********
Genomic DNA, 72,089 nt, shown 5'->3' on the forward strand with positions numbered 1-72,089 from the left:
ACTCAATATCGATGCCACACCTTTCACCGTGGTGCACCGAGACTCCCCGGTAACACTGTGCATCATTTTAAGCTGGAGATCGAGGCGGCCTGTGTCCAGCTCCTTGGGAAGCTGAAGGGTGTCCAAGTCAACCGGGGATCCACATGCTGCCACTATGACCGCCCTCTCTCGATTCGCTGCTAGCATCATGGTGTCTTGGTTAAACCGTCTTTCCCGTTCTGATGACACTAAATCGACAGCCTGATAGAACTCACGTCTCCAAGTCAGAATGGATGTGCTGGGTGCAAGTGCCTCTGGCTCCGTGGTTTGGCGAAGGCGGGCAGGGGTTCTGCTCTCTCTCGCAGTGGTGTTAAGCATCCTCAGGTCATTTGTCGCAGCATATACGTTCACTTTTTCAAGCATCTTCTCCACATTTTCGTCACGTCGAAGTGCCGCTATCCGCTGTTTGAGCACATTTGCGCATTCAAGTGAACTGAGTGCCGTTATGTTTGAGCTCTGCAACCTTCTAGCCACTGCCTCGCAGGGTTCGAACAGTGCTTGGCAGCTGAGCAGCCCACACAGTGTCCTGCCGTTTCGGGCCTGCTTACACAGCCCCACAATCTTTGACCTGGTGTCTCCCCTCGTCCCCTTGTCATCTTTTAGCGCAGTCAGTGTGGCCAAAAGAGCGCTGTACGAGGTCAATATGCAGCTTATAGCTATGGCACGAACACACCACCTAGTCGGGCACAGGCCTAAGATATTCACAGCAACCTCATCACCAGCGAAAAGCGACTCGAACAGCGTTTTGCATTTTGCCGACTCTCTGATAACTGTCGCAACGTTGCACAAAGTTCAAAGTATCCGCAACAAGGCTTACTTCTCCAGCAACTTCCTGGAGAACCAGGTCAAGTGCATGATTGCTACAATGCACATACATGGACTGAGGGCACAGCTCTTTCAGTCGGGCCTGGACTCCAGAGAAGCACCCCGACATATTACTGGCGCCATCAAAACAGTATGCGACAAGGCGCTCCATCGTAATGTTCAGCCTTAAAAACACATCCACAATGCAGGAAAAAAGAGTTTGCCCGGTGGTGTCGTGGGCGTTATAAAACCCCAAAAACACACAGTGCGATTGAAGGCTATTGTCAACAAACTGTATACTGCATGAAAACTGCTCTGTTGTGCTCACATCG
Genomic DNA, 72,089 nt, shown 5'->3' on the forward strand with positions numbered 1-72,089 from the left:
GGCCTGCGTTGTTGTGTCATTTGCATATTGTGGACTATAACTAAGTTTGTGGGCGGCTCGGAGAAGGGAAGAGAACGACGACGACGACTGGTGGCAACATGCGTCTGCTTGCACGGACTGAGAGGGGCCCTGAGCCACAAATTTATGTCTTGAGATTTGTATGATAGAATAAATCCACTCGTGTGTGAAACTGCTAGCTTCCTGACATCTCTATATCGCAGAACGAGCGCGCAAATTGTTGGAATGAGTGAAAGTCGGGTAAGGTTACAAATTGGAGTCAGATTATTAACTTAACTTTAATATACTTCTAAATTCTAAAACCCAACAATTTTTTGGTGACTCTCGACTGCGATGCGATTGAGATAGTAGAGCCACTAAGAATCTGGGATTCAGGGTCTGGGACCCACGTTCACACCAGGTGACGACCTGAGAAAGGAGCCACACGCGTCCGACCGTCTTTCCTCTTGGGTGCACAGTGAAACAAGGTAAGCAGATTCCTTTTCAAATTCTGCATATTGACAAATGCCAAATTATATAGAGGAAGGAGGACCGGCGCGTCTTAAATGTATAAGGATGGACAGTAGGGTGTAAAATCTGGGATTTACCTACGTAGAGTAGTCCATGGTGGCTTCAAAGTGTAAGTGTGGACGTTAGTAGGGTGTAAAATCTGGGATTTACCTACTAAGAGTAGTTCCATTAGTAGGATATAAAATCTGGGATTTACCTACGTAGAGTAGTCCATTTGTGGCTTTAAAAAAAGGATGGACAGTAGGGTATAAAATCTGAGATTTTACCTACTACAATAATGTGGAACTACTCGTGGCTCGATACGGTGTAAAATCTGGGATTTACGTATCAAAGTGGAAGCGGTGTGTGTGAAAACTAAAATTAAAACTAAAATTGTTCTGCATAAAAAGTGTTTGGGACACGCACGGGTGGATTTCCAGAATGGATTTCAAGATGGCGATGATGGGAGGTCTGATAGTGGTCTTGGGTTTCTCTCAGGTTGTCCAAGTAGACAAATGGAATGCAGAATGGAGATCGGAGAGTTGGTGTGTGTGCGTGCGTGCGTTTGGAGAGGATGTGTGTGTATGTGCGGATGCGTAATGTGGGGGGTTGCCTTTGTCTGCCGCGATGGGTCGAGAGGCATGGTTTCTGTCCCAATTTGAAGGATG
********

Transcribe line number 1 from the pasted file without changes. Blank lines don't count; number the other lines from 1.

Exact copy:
Genomic DNA, 72,089 nt, shown 5'->3' on the forward strand with positions numbered 1-72,089 from the left: